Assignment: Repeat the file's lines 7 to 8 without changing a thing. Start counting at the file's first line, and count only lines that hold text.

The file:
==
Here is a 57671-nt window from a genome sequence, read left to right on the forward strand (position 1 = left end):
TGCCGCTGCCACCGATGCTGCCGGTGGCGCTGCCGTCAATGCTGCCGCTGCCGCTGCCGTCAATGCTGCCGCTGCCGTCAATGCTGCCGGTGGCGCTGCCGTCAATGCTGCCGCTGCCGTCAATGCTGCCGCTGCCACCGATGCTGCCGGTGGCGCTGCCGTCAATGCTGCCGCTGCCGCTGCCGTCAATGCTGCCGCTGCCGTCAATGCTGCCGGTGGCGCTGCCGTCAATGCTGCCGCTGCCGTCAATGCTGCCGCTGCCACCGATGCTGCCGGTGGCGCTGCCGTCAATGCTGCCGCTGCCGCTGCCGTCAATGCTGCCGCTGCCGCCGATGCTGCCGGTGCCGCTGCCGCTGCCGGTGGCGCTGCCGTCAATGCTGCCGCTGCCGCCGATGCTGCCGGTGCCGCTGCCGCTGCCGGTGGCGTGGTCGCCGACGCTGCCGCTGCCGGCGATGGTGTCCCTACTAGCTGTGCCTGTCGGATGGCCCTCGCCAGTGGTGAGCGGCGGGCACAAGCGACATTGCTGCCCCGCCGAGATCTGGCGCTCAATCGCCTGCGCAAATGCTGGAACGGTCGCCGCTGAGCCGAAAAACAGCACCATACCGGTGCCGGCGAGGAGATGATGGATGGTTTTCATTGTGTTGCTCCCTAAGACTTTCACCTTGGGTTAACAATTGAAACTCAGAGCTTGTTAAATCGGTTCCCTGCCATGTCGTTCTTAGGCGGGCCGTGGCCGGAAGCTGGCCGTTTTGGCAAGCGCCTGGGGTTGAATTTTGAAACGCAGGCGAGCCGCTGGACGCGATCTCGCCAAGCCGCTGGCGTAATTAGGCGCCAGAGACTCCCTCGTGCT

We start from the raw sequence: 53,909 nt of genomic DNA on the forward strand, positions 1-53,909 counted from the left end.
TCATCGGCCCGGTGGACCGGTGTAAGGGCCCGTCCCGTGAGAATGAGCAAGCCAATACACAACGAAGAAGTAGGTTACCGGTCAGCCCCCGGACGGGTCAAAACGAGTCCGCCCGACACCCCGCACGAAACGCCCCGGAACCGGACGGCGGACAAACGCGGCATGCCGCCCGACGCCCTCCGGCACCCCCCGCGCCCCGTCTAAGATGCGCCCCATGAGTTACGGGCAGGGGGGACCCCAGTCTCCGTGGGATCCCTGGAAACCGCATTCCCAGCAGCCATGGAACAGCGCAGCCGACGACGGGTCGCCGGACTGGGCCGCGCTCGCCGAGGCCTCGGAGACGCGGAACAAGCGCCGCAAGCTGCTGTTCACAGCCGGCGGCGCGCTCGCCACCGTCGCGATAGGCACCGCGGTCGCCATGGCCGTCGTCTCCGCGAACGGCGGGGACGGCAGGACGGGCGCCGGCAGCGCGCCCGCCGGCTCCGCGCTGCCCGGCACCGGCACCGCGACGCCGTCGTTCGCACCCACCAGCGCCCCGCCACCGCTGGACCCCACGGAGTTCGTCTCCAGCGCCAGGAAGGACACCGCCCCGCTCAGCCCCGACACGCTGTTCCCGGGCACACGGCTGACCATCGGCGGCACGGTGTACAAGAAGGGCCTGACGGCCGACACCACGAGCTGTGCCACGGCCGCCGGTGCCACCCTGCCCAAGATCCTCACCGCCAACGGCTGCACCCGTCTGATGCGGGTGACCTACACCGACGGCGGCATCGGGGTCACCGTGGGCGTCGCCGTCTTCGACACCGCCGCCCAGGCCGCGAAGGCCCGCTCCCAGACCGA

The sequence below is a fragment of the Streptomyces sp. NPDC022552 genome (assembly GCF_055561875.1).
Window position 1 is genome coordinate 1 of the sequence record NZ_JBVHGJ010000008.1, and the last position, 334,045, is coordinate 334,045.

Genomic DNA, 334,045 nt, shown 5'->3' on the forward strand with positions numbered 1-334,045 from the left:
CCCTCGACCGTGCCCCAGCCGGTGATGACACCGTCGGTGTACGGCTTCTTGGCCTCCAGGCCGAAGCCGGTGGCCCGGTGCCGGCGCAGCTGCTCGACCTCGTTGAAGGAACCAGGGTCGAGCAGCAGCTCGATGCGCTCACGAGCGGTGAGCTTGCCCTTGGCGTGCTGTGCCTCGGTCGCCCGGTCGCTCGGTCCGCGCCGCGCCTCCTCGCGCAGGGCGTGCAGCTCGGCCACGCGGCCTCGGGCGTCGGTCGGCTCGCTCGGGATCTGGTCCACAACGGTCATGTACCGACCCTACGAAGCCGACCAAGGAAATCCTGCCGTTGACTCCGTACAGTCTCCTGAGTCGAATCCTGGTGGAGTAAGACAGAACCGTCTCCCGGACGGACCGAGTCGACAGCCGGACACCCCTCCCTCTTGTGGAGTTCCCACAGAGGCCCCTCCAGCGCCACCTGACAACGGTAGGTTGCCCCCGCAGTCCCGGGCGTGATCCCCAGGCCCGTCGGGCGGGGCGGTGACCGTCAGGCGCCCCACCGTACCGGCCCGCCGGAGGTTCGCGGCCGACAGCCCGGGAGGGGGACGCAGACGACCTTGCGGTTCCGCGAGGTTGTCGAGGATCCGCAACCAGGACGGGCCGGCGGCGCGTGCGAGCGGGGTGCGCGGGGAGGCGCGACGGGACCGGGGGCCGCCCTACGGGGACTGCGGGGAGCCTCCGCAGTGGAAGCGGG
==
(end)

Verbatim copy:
Genomic DNA, 334,045 nt, shown 5'->3' on the forward strand with positions numbered 1-334,045 from the left:
CCCTCGACCGTGCCCCAGCCGGTGATGACACCGTCGGTGTACGGCTTCTTGGCCTCCAGGCCGAAGCCGGTGGCCCGGTGCCGGCGCAGCTGCTCGACCTCGTTGAAGGAACCAGGGTCGAGCAGCAGCTCGATGCGCTCACGAGCGGTGAGCTTGCCCTTGGCGTGCTGTGCCTCGGTCGCCCGGTCGCTCGGTCCGCGCCGCGCCTCCTCGCGCAGGGCGTGCAGCTCGGCCACGCGGCCTCGGGCGTCGGTCGGCTCGCTCGGGATCTGGTCCACAACGGTCATGTACCGACCCTACGAAGCCGACCAAGGAAATCCTGCCGTTGACTCCGTACAGTCTCCTGAGTCGAATCCTGGTGGAGTAAGACAGAACCGTCTCCCGGACGGACCGAGTCGACAGCCGGACACCCCTCCCTCTTGTGGAGTTCCCACAGAGGCCCCTCCAGCGCCACCTGACAACGGTAGGTTGCCCCCGCAGTCCCGGGCGTGATCCCCAGGCCCGTCGGGCGGGGCGGTGACCGTCAGGCGCCCCACCGTACCGGCCCGCCGGAGGTTCGCGGCCGACAGCCCGGGAGGGGGACGCAGACGACCTTGCGGTTCCGCGAGGTTGTCGAGGATCCGCAACCAGGACGGGCCGGCGGCGCGTGCGAGCGGGGTGCGCGGGGAGGCGCGACGGGACCGGGGGCCGCCCTACGGGGACTGCGGGGAGCCTCCGCAGTGGAAGCGGG